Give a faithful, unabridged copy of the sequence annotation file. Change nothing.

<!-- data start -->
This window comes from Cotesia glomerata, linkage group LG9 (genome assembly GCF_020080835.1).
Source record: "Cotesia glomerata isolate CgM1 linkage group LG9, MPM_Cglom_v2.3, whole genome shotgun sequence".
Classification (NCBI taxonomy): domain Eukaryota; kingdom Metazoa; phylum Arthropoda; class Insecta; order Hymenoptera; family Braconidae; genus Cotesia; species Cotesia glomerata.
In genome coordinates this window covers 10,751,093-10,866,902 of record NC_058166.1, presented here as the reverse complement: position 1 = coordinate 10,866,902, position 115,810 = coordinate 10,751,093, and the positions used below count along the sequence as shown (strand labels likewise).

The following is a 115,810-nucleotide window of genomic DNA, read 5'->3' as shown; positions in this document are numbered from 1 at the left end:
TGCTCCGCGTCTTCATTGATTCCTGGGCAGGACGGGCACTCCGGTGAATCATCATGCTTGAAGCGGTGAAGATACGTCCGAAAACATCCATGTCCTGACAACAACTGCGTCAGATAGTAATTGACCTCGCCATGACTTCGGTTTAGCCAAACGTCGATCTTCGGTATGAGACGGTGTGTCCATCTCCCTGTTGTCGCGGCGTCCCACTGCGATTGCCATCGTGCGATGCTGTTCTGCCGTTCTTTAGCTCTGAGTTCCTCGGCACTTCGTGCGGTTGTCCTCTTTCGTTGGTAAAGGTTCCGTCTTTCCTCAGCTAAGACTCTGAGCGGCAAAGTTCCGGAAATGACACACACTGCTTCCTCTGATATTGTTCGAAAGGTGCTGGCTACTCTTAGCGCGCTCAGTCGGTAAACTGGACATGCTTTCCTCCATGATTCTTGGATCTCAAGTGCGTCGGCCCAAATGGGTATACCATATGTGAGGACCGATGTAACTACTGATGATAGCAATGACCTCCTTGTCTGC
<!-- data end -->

This window comes from Cotesia glomerata, linkage group LG9 (genome assembly GCF_020080835.1).
Source record: "Cotesia glomerata isolate CgM1 linkage group LG9, MPM_Cglom_v2.3, whole genome shotgun sequence".
Classification (NCBI taxonomy): domain Eukaryota; kingdom Metazoa; phylum Arthropoda; class Insecta; order Hymenoptera; family Braconidae; genus Cotesia; species Cotesia glomerata.
In genome coordinates this window covers 10,751,093-10,866,902 of record NC_058166.1, presented here as the reverse complement: position 1 = coordinate 10,866,902, position 115,810 = coordinate 10,751,093, and the positions used below count along the sequence as shown (strand labels likewise).

The following is a 115,810-nucleotide window of genomic DNA, read 5'->3' as shown; positions in this document are numbered from 1 at the left end:
TGCTCCGCGTCTTCATTGATTCCTGGGCAGGACGGGCACTCCGGTGAATCATCATGCTTGAAGCGGTGAAGATACGTCCGAAAACATCCATGTCCTGACAACAACTGCGTCAGATAGTAATTGACCTCGCCATGACTTCGGTTTAGCCAAACGTCGATCTTCGGTATGAGACGGTGTGTCCATCTCCCTGTTGTCGCGGCGTCCCACTGCGATTGCCATCGTGCGATGCTGTTCTGCCGTTCTTTAGCTCTGAGTTCCTCGGCACTTCGTGCGGTTGTCCTCTTTCGTTGGTAAAGGTTCCGTCTTTCCTCAGCTAAGACTCTGAGCGGCAAAGTTCCGGAAATGACACACACTGCTTCCTCTGATATTGTTCGAAAGGTGCTGGCTACTCTTAGCGCGCTCAGTCGGTAAACTGGACATGCTTTCCTCCATGATTCTTGGATCTCAAGTGCGTCGGCCCAAATGGGTATACCATATGTGAGGACCGATGTAACTACTGATGATAGCAATGACCTCCTTGTCTGC